• Consider Solar Tubes - Solar tubes bring in natural light and cut down on installation and material costs in comparison to skylights.

• Driveway Strategy - Keeping your driveway short can save thousands in grading and compacting.

• Hunt for Bargains on Appliances - Check out “scratch and dent” sales centers run by manufacturers and retailers. Many times you can save up to half price on new units!

• Simple Roof Line - Keep your roof simple with a single ridge line instead of “hips and valleys” or multiple roof planes. • Ceiling Height - If you love cathedral ceilings, go ahead and enjoy one in your great room, but keep ceiling height in other rooms lower (in the 8-ft. realm). This not only saves in construction costs, but in heating and cooling. • Opt for Conventional Roof System - You can reduce your costs by a third without sacrificing appeal by using conventional truss or rafter roof system in attic, with smaller, decorative timbers and non-structural tongue-and-groove decking vs. large, structural timbers with tongue-andgroove decking overhead in the great room.

• What Hasn’t Worked in the Past? Now’s the Time to Fix it! - Often it’s the little things such as extra lighting in the master closet, a quiet exhaust fan in the bathroom or a computer workstation in the kitchen that make life easier and more convenient. Think about what hasn’t worked in your past home-along with how and where you want to spend time in your new one. Invest a little more in the spaces that mean the most to you! Article Submitted By: Ed White & Greg Watson, Sales Associates for Honest Abe Log Homes. Article adapted from: Log Homes Council. (n.d.). 16 Secrets of Affordable Log Home Design, You Can Create Your Dream Home for Less!. Retrieved August 29th, 2011 from:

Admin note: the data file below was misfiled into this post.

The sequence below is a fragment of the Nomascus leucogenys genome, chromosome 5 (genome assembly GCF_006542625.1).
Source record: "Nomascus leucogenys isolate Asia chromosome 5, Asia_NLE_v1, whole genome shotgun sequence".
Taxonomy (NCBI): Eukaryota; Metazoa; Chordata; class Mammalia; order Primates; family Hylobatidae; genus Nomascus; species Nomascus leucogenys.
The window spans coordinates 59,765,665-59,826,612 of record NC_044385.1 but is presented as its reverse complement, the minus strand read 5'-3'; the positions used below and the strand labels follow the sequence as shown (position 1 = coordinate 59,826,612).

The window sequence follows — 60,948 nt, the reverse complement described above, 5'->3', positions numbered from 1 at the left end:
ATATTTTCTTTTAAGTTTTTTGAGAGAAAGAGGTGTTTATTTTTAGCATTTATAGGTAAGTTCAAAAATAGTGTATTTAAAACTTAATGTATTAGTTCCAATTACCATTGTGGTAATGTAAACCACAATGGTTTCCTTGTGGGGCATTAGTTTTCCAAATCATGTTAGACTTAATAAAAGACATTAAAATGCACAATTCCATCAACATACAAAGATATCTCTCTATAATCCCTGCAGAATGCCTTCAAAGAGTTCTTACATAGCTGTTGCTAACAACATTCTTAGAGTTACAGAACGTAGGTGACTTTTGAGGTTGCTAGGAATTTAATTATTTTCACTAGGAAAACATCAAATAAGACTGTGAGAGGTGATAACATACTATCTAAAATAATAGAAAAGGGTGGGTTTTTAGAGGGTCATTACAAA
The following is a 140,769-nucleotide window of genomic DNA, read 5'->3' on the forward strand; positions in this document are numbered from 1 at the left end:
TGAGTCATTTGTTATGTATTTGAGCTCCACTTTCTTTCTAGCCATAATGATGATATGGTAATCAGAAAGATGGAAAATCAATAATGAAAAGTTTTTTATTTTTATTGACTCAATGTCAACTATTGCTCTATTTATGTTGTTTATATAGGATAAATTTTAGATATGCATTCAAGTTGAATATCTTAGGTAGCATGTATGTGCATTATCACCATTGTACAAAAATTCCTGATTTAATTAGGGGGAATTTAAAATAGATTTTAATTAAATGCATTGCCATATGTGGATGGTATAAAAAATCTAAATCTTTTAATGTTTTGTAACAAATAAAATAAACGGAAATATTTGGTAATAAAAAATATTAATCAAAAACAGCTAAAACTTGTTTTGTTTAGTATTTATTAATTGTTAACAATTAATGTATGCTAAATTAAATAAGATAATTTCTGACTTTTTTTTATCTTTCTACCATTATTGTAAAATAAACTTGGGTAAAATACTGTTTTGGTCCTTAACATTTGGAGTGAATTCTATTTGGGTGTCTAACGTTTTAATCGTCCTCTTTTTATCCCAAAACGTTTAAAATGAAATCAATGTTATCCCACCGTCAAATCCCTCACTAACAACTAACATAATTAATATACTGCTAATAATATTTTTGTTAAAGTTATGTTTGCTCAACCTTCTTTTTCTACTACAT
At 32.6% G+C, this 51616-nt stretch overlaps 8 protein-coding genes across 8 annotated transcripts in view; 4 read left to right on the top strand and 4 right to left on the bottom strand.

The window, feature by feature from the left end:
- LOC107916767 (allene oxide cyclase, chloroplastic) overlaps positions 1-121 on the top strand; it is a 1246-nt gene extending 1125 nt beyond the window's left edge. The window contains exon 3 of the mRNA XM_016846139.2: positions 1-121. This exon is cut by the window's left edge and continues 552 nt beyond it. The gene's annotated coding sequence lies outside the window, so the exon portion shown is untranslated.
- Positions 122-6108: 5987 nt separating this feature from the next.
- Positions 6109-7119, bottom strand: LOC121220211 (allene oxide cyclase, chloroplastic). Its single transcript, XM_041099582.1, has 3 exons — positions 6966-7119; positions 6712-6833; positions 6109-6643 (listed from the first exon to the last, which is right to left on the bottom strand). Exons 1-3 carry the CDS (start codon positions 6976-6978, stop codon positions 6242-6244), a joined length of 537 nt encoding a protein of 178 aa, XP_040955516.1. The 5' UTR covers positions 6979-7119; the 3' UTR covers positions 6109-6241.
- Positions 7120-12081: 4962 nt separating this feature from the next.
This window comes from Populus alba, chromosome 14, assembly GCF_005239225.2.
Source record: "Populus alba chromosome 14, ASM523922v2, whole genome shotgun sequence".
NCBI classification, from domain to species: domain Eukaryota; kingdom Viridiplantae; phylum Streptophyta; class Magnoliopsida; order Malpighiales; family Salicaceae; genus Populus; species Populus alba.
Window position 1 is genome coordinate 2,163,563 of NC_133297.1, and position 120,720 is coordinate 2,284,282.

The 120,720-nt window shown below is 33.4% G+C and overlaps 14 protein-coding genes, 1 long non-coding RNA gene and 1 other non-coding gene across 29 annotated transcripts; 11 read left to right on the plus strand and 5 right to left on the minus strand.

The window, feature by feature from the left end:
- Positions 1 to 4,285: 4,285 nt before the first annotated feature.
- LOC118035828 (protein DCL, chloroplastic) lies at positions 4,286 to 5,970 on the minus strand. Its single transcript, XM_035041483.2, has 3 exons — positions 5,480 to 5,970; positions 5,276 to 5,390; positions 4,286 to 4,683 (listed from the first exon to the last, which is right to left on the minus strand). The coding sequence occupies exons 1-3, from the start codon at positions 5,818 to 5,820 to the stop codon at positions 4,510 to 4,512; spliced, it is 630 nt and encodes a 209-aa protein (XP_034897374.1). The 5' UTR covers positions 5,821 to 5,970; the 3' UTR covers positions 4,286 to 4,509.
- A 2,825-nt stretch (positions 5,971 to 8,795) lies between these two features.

September 2011

House of the Month: The Castlewood

The Castlewood is a classic Honest Abe Log Homes floor plan which appeared in our catalogs for many years. The article “Appalachian Inspiration” in last month’s edition of Honest Abe Monthly featured this home, so we thought we would present it back to you. The plan has 2348 square feet and is designed to have two full stories of log or timber framed walls as seen in the rendering below. Three bedrooms, two and a half bathrooms, and a study provide spacious living areas. The plan features an abundance of porch.

September 2011

Brown Sugar Cake

Prep: 10 Min | Total 1 Hour, 10 Min.

What you need: 1 pkg. (2-layer size) yellow cake mix 1 pkg. (3.4 oz) Jell-O Vanilla Flavor Instant Pudding 4 eggs 2/3 cup sour cream 2/3 cup water 1/2 cup oil 1 cup packed brown sugar 1 cup chopped pecans 2 tsp. powdered sugar Heat oven to 350 degrees F.

Beat first 6 ingredients with mixer 3 minutes, or until well blended. Add brown sugar and nuts; mix well. Pour into 12-cup fluted tube pan or 10-inch tube pan sprayed with cooking spray. Bake 1 hour or until toothpick insterted near center comes out clean. Cool cake in pan 15 minutes. Loosen cake from sides of pan; invert onto wire rack. Remove pan; cool cake completely. Sprinkle with powdered sugar just before serving. ENJOY!

Recipe By: - Anna Isenberg, Accountant - Honest Abe Log Homes

July 2011

Honest Abe Monthly, September 2011  

Honest Abe Monthly is a publication of Honest Abe Log Homes Inc., which designs, manufactures and builds energy-efficient, custom log homes,...